Is that our message? Is that what we want the state, the nation, to think of Glasgow and Barren County? That we are so indifferent to our community’s potential we’d rather re-elect someone who thinks studying employees’ toilet paper-buying routines is the most important use of his time? That we are so complacent we accept having a city that can’t punish a police officer for perjury simply because so many other officers have committed acts “unbecoming an officer of the law?”

You are better than this, and you should demand better. It’s time this community starts examining its criteria for who you trust, and who you put in a position of authority.

When I came here two and a half years ago, with an unknown last name and a lack of twang that told you all I wasn’t “from around here,” I was often judged. It was decided that I didn’t know the community, would never know the community and couldn’t possibly be of any benefit to this community. The Glasgow Daily Times is constantly criticized because we hire people from outside Barren County. But have you ever stopped to look at us? Watched us volunteer with local organizations, enroll our children in schools, shop locally, pay taxes and make friends here?

What makes you think, Barren County, that you are better off uplifting native-born people who drag this community down, rather than transplants who are working themselves to the bone to better this community? What makes you think you are better off lazily re-electing people who have no respect for our citizens rather than seeking out all of our wonderful, forward-thinking, intelligent citizens, born here or not, who could do great things in leadership roles?

My challenge to you, Barren County, and to everyone, is to stop and examine your standards for excellence. Is a person excellent and worthy simply because he or she was born here? Do government officials deserve to be elected because their grandparents did great things for Glasgow? Do they deserve re-election simply because you physically survived their first term?

When will you speak up, Glasgow? When will you raise the bar?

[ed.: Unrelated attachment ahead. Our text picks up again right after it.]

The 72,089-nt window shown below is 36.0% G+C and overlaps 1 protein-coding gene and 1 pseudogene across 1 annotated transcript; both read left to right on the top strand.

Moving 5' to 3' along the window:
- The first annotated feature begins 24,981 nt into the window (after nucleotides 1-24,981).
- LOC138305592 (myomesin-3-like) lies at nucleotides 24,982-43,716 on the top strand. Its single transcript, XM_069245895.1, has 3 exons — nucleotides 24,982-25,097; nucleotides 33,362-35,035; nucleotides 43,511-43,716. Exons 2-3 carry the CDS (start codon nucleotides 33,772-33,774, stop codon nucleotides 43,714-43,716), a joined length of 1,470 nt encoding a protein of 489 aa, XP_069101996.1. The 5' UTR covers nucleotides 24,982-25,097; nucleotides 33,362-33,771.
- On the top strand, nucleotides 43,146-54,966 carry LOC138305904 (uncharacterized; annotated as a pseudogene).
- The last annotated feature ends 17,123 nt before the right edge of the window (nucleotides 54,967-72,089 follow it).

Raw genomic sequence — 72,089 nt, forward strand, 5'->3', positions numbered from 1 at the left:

If you think I have spent two and a half years giving you unfair or unethical journalism, then I simply feel sorry for you. I may not be a Pulitzer winner, but I have put my heart and soul into this community and this newspaper. I have given you some damn good work, and I thank God for the supportive people I have found in this community who appreciated my fair and balanced coverage.

As of July 27, I will no longer have a mailing address in Barren County. I will leave, and start my adventure in England with my husband. But Barren County will always be home. This community will be filed away in my heart, next to each of the other places I have lived. One day, I will put my children in the car or on a plane and I will bring them here. I will show them the first newspaper where I worked, where their father proposed and the only home I ever lived in by myself.

I pray that during that trip, I will also be able to tell them how Barren County had slipped into a bit of a dark place while I was here, with some corrupt politics and low standards, but the people stepped up and realized they deserved better. And I will pick up a copy of the Glasgow Daily Times and read stories of the incredible people who live here, doing good work.

Amanda Loviza Vickery’s last day at the Glasgow Daily Times will be July 26. After her departure, you can follow her work and travels on Twitter, @alovizavickery, and on her blog, amandalovizavickery.wordpress. com.